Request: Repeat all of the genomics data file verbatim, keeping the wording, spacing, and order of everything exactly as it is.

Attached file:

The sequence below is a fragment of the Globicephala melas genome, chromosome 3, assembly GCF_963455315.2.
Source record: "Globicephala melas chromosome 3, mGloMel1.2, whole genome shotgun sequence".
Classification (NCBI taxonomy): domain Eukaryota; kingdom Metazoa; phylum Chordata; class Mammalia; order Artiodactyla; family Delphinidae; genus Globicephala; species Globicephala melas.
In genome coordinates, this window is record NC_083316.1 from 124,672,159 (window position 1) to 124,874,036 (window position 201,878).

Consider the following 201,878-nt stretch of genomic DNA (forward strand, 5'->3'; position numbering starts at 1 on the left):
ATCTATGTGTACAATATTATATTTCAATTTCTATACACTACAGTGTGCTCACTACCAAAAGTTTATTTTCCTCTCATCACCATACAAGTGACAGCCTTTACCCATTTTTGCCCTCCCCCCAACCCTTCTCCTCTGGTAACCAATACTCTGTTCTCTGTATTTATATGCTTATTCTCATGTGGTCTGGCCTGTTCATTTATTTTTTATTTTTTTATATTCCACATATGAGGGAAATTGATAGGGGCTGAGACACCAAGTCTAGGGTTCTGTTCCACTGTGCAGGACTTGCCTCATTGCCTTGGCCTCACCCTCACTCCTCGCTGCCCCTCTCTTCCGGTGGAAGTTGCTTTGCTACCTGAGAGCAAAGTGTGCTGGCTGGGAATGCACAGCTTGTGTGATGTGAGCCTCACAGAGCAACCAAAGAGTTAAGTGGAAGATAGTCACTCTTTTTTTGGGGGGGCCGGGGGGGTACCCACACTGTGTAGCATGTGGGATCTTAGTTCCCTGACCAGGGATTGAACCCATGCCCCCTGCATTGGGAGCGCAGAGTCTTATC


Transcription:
The sequence below is a fragment of the Globicephala melas genome, chromosome 3, assembly GCF_963455315.2.
Source record: "Globicephala melas chromosome 3, mGloMel1.2, whole genome shotgun sequence".
Classification (NCBI taxonomy): domain Eukaryota; kingdom Metazoa; phylum Chordata; class Mammalia; order Artiodactyla; family Delphinidae; genus Globicephala; species Globicephala melas.
In genome coordinates, this window is record NC_083316.1 from 124,672,159 (window position 1) to 124,874,036 (window position 201,878).

Consider the following 201,878-nt stretch of genomic DNA (forward strand, 5'->3'; position numbering starts at 1 on the left):
ATCTATGTGTACAATATTATATTTCAATTTCTATACACTACAGTGTGCTCACTACCAAAAGTTTATTTTCCTCTCATCACCATACAAGTGACAGCCTTTACCCATTTTTGCCCTCCCCCCAACCCTTCTCCTCTGGTAACCAATACTCTGTTCTCTGTATTTATATGCTTATTCTCATGTGGTCTGGCCTGTTCATTTATTTTTTATTTTTTTATATTCCACATATGAGGGAAATTGATAGGGGCTGAGACACCAAGTCTAGGGTTCTGTTCCACTGTGCAGGACTTGCCTCATTGCCTTGGCCTCACCCTCACTCCTCGCTGCCCCTCTCTTCCGGTGGAAGTTGCTTTGCTACCTGAGAGCAAAGTGTGCTGGCTGGGAATGCACAGCTTGTGTGATGTGAGCCTCACAGAGCAACCAAAGAGTTAAGTGGAAGATAGTCACTCTTTTTTTGGGGGGGCCGGGGGGGTACCCACACTGTGTAGCATGTGGGATCTTAGTTCCCTGACCAGGGATTGAACCCATGCCCCCTGCATTGGGAGCGCAGAGTCTTATC